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DECEMBER - 2007



 

 

Dear Tea Friends,

When I visited the doctor for my annual checkup today he asked me how old I am. I can never quite remember – I was very young on my first birthday and all the subsequent ones required math, which was never my strong suit. 

But I was born later this week, more than a few years ago. I know eight friends, and three relatives, curiously, mostly male, who also have December birthdays. They range in age from 40 to 82 and over the years we’ve compared notes on what it’s like to celebrate your special day when most folks are focused on holiday preparations.

If you think it was depressing to get a pair of pajamas for Christmas, my friend Joe once remarked, try getting them wrapped in Santa-print paper on your birthday. Or being handed one large package only to be told that it was “for Christmas, too.” “What a gyp!” he griped, “my brothers got real birthdays.”

I usually received something to read, or something to do – a board game or a craft project – and something festive to wear – such as a Rudolph the Red-Nosed Reindeer plastic lapel pin whose bulb nose lit up when you pulled the string. I was astonished to see one for sale recently in The Vermont Country Store Catalog along with the 1950s caroler candles and Swedish angel chimes that decorated our dining table.

I had my choice of birthday cake at home and my mother usually baked cupcakes for me to share with classmates in the school cafeteria. I was invited to other kids’ birthday parties, but I wasn’t permitted to host a birthday party – a Halloween party, a St. Patrick’s Day fling, an Easter Egg Hunt – but never a birthday party. “It’s not nice to invite people over just so you can be the center of attention and get a gift. Invite them to share in the fun,” she said. My mother’s party plans were so creative – one year the door prizes were gold fish in plastic bags pegged to the clothesline – that everyone clamored to be invited, so I was somewhat mollified. If I couldn’t be the center of attention at least I was the “hostess with the mostest.”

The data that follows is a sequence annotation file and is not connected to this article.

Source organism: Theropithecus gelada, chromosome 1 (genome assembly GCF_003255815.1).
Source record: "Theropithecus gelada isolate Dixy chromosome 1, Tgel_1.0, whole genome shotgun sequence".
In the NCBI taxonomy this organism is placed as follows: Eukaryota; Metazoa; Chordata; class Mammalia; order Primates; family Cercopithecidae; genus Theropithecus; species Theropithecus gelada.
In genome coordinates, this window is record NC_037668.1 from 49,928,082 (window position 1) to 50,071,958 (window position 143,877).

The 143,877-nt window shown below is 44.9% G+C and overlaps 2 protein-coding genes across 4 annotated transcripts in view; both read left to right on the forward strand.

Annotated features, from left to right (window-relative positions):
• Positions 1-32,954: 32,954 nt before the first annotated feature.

We always bought our Christmas tree right after my birthday. My mother, younger sister and I looked forward all year to the day that we could pile into our Chevy station wagon and drive to the Biggs Air Force Base BX, a military combination grocery-general store, to carefully inspect all the fir trees shipped in from some place up North. Leaning against each other, in the parking lot, like bumbling recruits, their sweet-spicy scent was as exotic as French perfume in the dry, desert air.

The year I was a sixth-grader at St. Joseph’s School in El Paso, Texas, my mother gently informed me, at a post-birthday breakfast, that Christmas was going to be a “little different this year.” She explained that we’d be moving to Italy the day after the holiday, so my no-nonsense father didn’t want to be bothered with putting up a tree. There was no point in exchanging presents, either. They’d only have to be wrapped, unwrapped and packed up again when the moving van arrived. I was too big to believe in Santa, but I was shocked and furious. First, no birthday party, now no Christmas!